As we get older, our bodies don’t absorb vitamin B12 as readily as they did during our younger years (B12 is found in animal foods - meat, poultry, fish, eggs and dairy products). And this decreasing absorption may help explain why brain size shrinks with age and seniors develop problems with thinking. Researchers in Chicago checked blood levels of B12 in 121 seniors taking part in the Chicago Health and Aging Project. The investigators also measured vitamin B12 in five metabolites that are considered markers for B12 activity; a protocol, which they said, could give a fuller picture of B12 status. The seniors were asked to complete 17 tests to assess their memory and thinking skills. More than four years later, the study participants underwent MRIs to measure brain volume and to look for other signs of brain atrophy. The research team found that low levels of B12 in the metabolites were associated with poorer thinking skills and smaller brain volume. Because the study was a small one, the investigators said their results must be confirmed by additional research, and cautioned against making dietary changes based on their results. The study was published in the September 27 issues of Neurology.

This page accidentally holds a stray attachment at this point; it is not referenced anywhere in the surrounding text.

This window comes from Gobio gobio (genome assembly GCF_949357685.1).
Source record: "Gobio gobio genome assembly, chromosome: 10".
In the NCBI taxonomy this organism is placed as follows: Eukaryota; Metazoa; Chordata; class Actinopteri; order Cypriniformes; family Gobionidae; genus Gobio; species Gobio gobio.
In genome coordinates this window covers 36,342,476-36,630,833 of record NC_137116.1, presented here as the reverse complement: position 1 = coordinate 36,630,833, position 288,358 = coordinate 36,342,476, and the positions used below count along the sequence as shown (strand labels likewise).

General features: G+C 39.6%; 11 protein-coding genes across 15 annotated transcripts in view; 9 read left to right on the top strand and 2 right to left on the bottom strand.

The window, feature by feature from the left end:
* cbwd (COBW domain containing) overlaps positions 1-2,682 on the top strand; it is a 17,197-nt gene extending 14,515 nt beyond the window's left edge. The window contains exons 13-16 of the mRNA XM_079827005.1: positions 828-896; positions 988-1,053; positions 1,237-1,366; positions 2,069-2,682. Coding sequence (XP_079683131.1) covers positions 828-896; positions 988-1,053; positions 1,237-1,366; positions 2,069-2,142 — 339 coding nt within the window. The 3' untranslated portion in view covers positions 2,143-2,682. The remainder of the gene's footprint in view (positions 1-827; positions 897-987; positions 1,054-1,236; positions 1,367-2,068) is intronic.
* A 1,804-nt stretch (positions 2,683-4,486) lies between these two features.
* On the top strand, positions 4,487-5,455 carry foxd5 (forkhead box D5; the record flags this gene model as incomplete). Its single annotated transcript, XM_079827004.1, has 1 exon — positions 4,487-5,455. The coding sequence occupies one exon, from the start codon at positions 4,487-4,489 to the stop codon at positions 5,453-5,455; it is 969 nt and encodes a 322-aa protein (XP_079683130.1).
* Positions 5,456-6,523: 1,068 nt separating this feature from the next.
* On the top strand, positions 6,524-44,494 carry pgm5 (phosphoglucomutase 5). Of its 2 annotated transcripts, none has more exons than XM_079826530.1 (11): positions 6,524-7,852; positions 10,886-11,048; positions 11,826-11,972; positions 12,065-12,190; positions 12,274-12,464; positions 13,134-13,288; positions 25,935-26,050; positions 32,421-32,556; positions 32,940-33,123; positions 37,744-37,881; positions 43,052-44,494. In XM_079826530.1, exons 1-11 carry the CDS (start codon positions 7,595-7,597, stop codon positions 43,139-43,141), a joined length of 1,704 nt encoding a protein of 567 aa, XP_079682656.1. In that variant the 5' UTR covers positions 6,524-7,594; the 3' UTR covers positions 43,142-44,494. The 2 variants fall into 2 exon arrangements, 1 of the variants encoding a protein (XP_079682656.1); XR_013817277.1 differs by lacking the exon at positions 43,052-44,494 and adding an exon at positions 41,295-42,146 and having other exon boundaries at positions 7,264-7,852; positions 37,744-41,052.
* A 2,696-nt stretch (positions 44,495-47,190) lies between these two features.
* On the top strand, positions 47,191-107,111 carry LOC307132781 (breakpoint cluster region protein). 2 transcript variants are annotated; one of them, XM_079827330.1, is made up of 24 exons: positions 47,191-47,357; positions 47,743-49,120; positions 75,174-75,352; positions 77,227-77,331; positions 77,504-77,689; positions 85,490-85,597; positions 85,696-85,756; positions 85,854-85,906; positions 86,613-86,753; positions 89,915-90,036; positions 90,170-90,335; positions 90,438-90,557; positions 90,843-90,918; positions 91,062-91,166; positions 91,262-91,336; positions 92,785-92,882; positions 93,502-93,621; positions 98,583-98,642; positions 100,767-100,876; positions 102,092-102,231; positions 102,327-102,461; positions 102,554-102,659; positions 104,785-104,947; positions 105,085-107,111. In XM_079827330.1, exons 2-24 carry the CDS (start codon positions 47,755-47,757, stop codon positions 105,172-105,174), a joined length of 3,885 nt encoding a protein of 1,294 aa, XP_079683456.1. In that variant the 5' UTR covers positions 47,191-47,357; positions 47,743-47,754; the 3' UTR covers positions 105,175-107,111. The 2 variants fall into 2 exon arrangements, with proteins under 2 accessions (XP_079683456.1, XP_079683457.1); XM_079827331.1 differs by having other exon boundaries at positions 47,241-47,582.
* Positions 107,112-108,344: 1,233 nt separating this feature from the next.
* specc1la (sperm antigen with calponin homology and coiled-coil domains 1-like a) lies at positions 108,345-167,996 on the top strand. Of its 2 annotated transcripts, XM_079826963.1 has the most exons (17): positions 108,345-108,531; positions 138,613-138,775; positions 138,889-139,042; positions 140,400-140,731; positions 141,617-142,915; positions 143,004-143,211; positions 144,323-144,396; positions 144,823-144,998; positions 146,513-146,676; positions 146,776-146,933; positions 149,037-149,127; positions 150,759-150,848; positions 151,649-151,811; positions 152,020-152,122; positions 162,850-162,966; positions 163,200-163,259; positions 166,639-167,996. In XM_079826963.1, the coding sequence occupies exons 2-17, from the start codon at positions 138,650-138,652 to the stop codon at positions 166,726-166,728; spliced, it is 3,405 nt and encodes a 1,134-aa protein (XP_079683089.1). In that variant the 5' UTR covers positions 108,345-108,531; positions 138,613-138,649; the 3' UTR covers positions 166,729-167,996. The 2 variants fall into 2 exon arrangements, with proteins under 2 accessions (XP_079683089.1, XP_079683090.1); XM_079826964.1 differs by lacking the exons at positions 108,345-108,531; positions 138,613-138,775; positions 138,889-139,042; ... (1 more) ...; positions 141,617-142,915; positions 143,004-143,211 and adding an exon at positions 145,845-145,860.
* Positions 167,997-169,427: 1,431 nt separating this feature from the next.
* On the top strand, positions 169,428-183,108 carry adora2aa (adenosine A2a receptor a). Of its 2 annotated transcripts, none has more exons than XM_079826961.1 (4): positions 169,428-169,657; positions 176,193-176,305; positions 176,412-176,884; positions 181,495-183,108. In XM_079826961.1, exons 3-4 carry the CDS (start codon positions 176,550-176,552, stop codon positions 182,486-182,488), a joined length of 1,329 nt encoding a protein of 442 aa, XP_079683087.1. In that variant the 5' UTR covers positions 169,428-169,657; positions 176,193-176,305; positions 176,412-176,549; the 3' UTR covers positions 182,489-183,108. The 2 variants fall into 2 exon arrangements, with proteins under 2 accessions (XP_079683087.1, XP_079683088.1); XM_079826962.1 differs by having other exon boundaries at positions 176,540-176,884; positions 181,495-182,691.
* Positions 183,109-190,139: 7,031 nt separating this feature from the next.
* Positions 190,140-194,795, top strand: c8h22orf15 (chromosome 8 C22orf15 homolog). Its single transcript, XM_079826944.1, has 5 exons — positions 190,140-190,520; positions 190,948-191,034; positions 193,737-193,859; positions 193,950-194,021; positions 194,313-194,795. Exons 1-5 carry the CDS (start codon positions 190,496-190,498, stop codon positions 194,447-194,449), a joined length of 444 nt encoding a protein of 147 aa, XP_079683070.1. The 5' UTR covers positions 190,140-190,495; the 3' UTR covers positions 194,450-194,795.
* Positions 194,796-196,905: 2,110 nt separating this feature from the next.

My take? It is interesting that these researchers concluded that testing B12 levels in the blood isn’t enough to assess its activity in the body, but this is not the first study to associate low levels of B12 with negative changes in brain anatomy and function. A study published in 2008 suggested that seniors with the highest levels of B12 were six times less likely to exhibit brain atrophy than participants whose B12 levels were lower. I recommend that everyone over 50 years of age consume vitamin B12-fortified foods, take a vitamin B12 supplement, or take 50 mcg of B12 as part of a B-complex that contains a full spectrum of B vitamins, including biotin, thiamine, B12, riboflavin and niacin.